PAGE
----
Yom Kippur



The inset picture depicts a Jewish Shofar, which is blown at the very end of Yom Kippur. Yom Kippur begins this evening at sundown. This is a traditional Jewish holiday, but many Christians celebrate it as well. Our church uses it as an occasion for confession of sin. This is completely noncompulsory. Details about this holiday may be found in Leviticus 16 and 23.

My church isn't Messianic, but we do worship the Messiah! That's Jesus, of course. You might wonder why we would celebrate a holiday from the Old Testament. That's a very good question, and one I have a ready answer for.

Of the three major feasts described in the Old Testament, only the first two have been fulfilled: Passover (fulfilled with the death and resurrection of Jesus) and Pentecost (fulfilled with the outpouring of the Holy Spirit). The Feast of Tabernacles, of which Yom Kippur is a part, hasn't been fulfilled.

For Christians, the Feast of Tabernacles symbolizes spending eternity with our Lord. It is made up of three separate holidays: The Feast of Trumpets, The Day of Atonement (Yom Kippur) and the Feast of Tabernacles (referred to both as the set of three holidays and as a separate holiday at the end of the three). There is a fourth component called the Great Day of the Feast, which is the setting for John 7 in the New Testament.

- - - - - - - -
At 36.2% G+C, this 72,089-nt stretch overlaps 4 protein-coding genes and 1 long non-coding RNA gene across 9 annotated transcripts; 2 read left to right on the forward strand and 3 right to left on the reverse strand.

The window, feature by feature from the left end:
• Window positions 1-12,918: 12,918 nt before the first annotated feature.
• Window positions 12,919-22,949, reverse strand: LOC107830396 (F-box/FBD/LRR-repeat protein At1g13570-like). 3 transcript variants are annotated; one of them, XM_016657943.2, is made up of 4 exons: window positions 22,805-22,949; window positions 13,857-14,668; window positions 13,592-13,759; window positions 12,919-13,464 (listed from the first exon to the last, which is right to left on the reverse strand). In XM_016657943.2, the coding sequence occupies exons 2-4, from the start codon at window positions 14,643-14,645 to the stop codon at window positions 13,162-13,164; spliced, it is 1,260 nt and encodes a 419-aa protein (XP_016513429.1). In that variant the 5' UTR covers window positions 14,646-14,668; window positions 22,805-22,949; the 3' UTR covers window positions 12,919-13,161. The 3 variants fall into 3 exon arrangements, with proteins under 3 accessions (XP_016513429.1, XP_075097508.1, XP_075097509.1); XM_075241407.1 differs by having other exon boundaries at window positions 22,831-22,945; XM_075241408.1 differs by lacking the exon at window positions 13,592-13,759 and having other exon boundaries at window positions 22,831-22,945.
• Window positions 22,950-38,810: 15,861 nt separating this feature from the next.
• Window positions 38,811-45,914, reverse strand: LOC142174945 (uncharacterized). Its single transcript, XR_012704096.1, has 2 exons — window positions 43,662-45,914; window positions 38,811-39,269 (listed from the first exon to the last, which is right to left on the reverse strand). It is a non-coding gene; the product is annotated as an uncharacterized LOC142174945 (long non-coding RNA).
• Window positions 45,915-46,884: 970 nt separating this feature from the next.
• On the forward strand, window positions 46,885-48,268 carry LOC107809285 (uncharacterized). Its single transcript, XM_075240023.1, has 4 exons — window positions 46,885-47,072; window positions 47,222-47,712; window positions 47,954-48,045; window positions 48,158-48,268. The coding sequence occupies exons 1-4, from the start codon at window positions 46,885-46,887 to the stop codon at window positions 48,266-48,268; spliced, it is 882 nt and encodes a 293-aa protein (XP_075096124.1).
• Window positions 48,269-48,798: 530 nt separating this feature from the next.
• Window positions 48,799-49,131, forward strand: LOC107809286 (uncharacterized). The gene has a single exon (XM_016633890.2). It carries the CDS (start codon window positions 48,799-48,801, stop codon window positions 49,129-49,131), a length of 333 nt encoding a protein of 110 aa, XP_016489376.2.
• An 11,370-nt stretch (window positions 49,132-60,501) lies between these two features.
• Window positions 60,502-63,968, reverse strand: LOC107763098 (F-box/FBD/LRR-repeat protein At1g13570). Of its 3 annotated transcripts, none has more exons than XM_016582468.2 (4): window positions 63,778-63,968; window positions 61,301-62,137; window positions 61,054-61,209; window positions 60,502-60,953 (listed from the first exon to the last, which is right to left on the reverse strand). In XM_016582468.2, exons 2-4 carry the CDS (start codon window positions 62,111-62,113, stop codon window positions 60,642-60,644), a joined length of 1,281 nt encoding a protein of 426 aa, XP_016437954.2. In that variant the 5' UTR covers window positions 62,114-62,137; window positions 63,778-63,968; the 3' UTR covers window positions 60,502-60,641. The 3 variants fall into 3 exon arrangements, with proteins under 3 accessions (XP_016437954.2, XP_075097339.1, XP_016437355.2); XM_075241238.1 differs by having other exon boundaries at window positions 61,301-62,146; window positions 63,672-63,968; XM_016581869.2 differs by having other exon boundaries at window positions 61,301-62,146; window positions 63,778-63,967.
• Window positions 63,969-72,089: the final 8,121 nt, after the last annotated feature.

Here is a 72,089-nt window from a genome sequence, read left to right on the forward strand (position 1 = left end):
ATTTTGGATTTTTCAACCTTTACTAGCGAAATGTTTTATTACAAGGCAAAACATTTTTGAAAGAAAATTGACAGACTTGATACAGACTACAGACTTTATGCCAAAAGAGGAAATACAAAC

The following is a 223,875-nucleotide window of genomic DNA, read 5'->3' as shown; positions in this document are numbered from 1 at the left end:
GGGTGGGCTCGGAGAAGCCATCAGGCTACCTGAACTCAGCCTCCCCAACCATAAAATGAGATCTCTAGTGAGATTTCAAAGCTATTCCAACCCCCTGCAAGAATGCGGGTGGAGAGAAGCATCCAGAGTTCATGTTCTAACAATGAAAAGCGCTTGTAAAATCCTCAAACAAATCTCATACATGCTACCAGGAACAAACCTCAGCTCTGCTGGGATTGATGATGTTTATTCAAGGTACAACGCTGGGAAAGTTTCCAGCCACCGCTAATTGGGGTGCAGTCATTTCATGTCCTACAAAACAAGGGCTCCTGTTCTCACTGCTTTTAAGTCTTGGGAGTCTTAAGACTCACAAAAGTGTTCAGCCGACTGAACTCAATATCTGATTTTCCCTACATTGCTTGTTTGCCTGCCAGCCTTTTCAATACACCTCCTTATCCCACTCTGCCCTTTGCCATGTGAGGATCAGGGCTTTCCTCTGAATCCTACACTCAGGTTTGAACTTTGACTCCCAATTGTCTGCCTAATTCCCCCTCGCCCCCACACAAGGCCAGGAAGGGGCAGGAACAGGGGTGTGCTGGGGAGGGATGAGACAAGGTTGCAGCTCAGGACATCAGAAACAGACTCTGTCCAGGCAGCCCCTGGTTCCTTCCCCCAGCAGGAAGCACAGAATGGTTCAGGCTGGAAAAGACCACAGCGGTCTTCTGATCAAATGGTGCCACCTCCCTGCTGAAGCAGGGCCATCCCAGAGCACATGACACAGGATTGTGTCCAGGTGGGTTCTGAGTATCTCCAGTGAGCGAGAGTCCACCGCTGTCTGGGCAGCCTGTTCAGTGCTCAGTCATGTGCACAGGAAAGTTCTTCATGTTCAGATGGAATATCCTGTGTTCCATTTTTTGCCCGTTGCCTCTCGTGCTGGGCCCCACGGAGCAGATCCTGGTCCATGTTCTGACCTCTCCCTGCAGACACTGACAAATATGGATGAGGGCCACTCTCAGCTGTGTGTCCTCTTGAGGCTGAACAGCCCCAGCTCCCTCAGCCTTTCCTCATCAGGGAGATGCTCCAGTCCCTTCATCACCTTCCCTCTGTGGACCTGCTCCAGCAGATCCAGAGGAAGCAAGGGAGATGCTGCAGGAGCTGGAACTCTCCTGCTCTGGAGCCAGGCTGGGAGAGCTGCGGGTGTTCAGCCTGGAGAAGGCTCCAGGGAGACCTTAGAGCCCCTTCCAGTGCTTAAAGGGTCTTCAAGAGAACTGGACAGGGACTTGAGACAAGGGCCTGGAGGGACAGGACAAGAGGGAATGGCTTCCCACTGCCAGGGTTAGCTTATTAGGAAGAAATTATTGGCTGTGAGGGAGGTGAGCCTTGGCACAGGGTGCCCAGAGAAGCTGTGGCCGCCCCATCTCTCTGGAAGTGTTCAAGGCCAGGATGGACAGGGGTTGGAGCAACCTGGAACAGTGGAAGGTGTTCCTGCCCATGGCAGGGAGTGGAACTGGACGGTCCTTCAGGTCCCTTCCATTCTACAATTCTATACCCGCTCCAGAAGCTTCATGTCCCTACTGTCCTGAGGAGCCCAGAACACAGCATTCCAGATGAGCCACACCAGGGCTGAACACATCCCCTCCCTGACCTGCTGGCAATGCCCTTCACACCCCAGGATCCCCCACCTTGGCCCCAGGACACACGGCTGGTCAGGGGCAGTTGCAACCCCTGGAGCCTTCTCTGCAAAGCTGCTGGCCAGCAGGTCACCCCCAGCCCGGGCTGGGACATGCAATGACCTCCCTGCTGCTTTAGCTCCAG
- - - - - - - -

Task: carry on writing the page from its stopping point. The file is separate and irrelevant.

You  may argue that Yom Kippur was fulfilled when Jesus died on the cross because of the sacrifices that were offered on that day. There is some truth to that, since he was the perfect sacrifice. But there is more to Yom Kippur than this. Passover, which Jesus fulfilled with his death and resurrection, speaks of Jesus' work on the cross. Yom Kippur speaks of an additional cleansing for God's people that occurs when Jesus comes back and we are changed into his image.

This is important, because even though Jesus died for our sins and cleansed us, none of us is perfect, and throughout life there is an awareness of sin. This will not always be so. Jesus is coming back and will one day make sin a dim memory. Yom Kippur looks forward to this future cleansing, which my church celebrates by confessing our sins.

However you look at it, it's all about Jesus. So enjoy Him as you ponder this day and look forward to the return of our Lord.

Blessings,
B.L. Jenkins

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